The idea that character determines one’s fate is displayed beautifully in three works: The Mayor of Casterbridge, by Thomas Hardy, The Awakening, by Kate Chopin, and The Scarlet Letter, by Nathaniel Hawthorne. Michael Henchard (Hardy’s protagonist) is a man whose character is polar: he is either passionate and adamant or completely uninterested. This not only backfires on him but also continues to snowball until his destiny is met. Edna Pontellier, central character of The Awakening, is a woman of independence and defiance- that is, up to a certain point.
She seems not to have strong wings, for she is “not thinking of any extraordinary flight” (138), and will eventually fall “bruised, exhausted, and fluttering” (138) from her world and meet her fate. Hester Prynne (protagonist of The Scarlet Letter), however, meets a different kind of fate. Whereas Michael and Edna stay consistent of character throughout the novel and eventually die due to this fact, Hester changes her character and evolves from status as an evil woman to one with some respectability.
Enda and Michael’s characters, due to their actions and behavior, have little control over their fates, whereas Hester, due to her penitence and good deeds, has more control over her fate. The character of MichaelHenchard is of an all or nothing, either “careless” or “intense” sort and displays that having no moderation or middle ground on any subject can be devastating. Although seemingly unimportant and too minute of a sequence to pay heavy attention to, there is one quotation that Hardy gives us in The Mayor of Casterbridge that seems to illustrate his entire character perfectly in just a few lines:
Henchard looked at (the letter) carelessly, unfolded it with one hand, and glanced it through. Thereupon it was curious to note an unexpected effect. The nettled, clouded aspect which had held possession of his face since the subject of his corn-dealings had been broached, chanced itself into one of arrested attention. He read the note slowly and fell into thought, not moody, but fitfully intense, as that of a man who has been captured by an idea. (38) Michael knows no moderation. He drinks to get drunk before he quits drinking and after the time he has vowed is up.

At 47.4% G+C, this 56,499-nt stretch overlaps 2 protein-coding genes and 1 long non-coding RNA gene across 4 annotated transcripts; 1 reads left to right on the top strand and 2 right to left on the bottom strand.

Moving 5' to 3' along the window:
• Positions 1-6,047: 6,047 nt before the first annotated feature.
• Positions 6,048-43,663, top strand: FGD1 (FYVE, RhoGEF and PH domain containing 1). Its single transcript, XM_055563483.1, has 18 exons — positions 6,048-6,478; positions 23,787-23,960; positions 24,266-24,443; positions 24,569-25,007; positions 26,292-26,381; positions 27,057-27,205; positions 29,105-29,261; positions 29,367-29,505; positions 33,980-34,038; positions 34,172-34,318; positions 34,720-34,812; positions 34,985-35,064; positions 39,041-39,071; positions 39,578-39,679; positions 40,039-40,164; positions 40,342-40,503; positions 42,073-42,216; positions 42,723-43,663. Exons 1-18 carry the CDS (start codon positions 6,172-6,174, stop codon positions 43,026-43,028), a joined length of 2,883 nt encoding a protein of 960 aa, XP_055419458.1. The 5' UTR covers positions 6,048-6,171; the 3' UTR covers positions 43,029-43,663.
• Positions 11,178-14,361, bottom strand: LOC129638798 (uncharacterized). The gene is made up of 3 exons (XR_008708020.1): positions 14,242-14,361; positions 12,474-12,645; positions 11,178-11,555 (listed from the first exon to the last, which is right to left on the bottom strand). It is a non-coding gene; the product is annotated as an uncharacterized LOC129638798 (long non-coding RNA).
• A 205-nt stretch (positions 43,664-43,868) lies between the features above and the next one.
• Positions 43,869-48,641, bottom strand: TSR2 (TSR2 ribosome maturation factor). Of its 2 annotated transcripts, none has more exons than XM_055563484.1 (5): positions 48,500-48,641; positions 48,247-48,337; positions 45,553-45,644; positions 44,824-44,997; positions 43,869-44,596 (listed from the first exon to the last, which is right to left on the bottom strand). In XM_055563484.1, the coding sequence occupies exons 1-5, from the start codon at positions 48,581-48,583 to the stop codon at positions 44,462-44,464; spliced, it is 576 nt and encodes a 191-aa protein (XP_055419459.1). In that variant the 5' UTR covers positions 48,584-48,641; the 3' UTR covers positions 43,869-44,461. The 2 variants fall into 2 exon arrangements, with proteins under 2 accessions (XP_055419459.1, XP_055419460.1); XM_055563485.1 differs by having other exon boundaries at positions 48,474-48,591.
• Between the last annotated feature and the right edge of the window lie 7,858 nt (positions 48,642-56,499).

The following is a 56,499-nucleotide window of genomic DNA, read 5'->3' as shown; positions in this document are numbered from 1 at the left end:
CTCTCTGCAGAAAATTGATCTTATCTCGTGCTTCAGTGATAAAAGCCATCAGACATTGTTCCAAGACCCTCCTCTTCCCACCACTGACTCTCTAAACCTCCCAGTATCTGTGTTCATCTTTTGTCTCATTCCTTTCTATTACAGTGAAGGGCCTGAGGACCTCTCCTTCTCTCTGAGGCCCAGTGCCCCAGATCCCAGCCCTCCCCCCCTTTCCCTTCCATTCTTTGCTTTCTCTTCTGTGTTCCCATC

Before he quit drinking: (Henchard) finished his first basin, and called for another, the rum being signaled for in yet stronger proportions… At the end of the first basin, the man had risen to serenity. At the second he was jovial; at the third argumentative. At the fourth… he was overbearing, even brilliantly quarrelsome. (8) “The flush upon his face proclaimed at once that his vow of 20 years had lapsed, and the era of recklessness had begun anew. ” After his vow of sobriety ends, he sometimes “primed himself in the morning with… rum” (261).
It is also his drinking problem from the very beginning that creates the snowball effect in his destruction, for he sells his wife to a sailor while drunk at a fair. For years the only pain he suffers was her loss- but he finds a new woman to satisfy him, assuming that his wife is dead. By the end of the novel, which reads like a 19th century soap opera, Michael falls from his admirable status as the Mayor of Casterbridge to the level of the town drunk, all rooting back to his mistake of loving alcohol too much. He truly goes from rags to riches and back.
Although he does change his way of life as far as becoming sober for 21 years, he still remains too obsessive, too rash, and yet too ignorant at the same time. Had he not been obsessed with protecting Elizabeth Jane from Farfrae, he may have never lost his business. Yet, had he not been so ignorant of the power in technology (he shuns a new, more efficient and innovative agricultural invention) he may have been able to strengthen his failing company. He could have changed his ways and changed is fate yet he was too hard headed to do so, and so his life ends in agony.
Because of harboring a personality solely composed of extreme highs and lows, his life ends with pure tragedy. So miserable is his fate that he wishes the following to be so upon his death: “That Elizabeth-Jane Farfrae be not told of my death, or made to grieve on account of me… that I be not bury’d [sic] in consecrated ground… that no sexton be asked to toll the bell… that nobody is wished to see my dead body… that no murners [sic] walk behind me at my funeral… that no flours be planted on (his) grave… that no man remembers me… to this I put my name.
” (321) The character of Edna is one of complete moderation. Defiant and independent, she has a pair of “wings” to call her own. She isn’t the typical Creole woman- obedient of her husband or maternal figure. She does away with typical practices of Creole homes, like the one of les convenances, which is the practice of staying home one day out of the week to entertain guests. When asked once by her husband why she was out on one such day, she replies “I (have) no excuses. I told (the servant to tell the guests) that I was out, that was all” (101).